Eat– for Good Health

Like many of you, prior to Thanksgiving, I took advantage of two turkeys for the price of one.  I will not be making turkey number two for Christmas because my daughter-in-law and son are hosting Christmas dinner at their Dana Point, California home.  Since they already have a turkey, I’m awaiting the list of side dishes.  Actually I’m not even sure they will be making a turkey dinner.  Back to Turkey Number Two, I’m roasting it today and will carve it for serving my Turkey and Sweet Potato Skillet Dinner (350 calories per serving) and then freezing portions.

Turkey Tenderloin & Sweet Potato Skillet

Ingredients for four servings
  • 1 pound cooked turkey
  • ⅓ cup dried cranberries
  • ¼ cup orange juice
  • ¼ cup maple syrup
  • 2 teaspoons butter
  • ¼ teaspoon cinnamon
  • 2 – 3 sweet potatoes, cooked in the microwave and cut into 1-inch chunks
 Instructions
  1. Spray a 10-inch nonstick skillet with cooking spray and warm turkey slices in a skillet.
  2. In the meantime, place the cranberries, orange juice, maple syrup, margarine and cinnamon in a small saucepan and bring the mixture to a boil.
  3. Arrange sweet potatoes around the turkey in the skillet. Pour the orange juice mixture over the turkey and potatoes.
  4. Cover and turn the heat to low. Cook over low heat for about 15 minutes. Uncover and cook about 5 minutes longer or until sauce is slightly thickened, the sweet potatoes are tender when pierced with a knife and the juice of turkey is no longer pink when the center of thickest piece is cut.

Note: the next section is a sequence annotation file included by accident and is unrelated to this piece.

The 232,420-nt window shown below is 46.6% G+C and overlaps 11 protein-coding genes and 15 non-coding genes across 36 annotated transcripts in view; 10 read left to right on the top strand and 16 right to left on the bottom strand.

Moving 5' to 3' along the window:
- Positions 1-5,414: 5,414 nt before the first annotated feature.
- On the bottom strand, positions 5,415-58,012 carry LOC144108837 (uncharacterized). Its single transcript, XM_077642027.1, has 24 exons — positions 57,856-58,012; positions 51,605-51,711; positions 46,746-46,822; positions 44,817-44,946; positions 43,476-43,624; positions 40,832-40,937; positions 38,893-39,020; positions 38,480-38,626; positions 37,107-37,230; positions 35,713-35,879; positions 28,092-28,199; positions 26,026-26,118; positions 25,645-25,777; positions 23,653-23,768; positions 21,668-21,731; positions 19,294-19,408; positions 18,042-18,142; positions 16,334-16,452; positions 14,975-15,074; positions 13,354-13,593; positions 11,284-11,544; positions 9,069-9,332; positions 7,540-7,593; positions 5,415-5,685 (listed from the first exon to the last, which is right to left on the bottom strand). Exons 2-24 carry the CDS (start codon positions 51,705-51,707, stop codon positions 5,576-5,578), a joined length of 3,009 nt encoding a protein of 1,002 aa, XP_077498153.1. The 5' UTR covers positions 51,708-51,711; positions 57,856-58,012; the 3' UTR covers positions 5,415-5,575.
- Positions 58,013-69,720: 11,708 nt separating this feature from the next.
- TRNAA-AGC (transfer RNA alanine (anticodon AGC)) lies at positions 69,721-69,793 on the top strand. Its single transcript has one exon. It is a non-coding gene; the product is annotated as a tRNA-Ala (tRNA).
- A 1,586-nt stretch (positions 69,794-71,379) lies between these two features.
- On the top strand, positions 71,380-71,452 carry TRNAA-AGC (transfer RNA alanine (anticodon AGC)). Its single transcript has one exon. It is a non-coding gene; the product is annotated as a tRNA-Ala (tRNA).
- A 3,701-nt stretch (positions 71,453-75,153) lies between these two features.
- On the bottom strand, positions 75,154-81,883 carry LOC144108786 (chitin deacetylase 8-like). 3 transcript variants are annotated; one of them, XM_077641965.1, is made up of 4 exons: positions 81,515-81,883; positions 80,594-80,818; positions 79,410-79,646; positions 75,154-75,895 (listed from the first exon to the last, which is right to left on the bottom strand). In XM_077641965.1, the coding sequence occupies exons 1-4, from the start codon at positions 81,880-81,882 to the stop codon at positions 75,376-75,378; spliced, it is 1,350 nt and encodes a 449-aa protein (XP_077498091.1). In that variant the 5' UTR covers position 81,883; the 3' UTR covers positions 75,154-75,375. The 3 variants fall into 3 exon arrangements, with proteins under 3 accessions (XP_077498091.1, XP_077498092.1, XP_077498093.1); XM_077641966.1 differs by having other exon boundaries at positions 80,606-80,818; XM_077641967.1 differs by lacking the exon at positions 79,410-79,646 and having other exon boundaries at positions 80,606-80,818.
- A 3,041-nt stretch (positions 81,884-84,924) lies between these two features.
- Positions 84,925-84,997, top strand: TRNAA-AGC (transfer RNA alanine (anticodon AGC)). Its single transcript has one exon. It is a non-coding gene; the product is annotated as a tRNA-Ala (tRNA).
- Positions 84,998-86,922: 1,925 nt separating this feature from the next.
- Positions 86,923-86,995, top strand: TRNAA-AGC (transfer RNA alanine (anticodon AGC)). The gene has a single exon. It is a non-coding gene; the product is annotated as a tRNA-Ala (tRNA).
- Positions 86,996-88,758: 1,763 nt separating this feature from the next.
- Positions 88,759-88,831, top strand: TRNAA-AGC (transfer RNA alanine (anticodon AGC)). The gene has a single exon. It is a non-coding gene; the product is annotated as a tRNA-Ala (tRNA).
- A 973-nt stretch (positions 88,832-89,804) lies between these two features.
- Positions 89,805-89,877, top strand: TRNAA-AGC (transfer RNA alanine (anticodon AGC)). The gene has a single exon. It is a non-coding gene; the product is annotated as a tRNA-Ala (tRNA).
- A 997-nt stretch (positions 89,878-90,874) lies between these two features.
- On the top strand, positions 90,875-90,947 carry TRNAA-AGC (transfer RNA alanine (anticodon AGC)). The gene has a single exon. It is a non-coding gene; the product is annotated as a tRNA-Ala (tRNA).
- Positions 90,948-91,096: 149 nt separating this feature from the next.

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5 thoughts on “Eat– for Good Health

  1. Kathleen Rowland

    Friends, NYU’s Langone Medical Center research tells us that dark meat poultry is best for our hearts. The credit goes to taurine, an artery-healing amino acid found in darker, flavorful cuts of turkey and chicken.

  2. Kathleen Rowland

    Hi Mary Alice, I’m not surprised since you’re a biologist and read extensively on health research. The Langone study stated eating roughly 12 oz of dark meat poultry per week can reduce the risk of heart disease 60%! Dried fruit and nuts are also good for keeping arteries clear. This is by 32%, and the researchers listed pecans and dried apricots at the top.

  3. Mary Alice Tallmadge

    I want to add my 2 cents on when it’s best to snack– MID-AFTERNOON! Bring the bag of selected-by-you trail mix to work to enjoy. Timing snacks trims the waistline. We want our waist to measure 34 inches for cutting risk of heart trouble by 72%. Of course the less fat the better. Belly fat produces a steady stream of damaging inflammation. By eating a snack in the afternoon, I am not starving at dinner.

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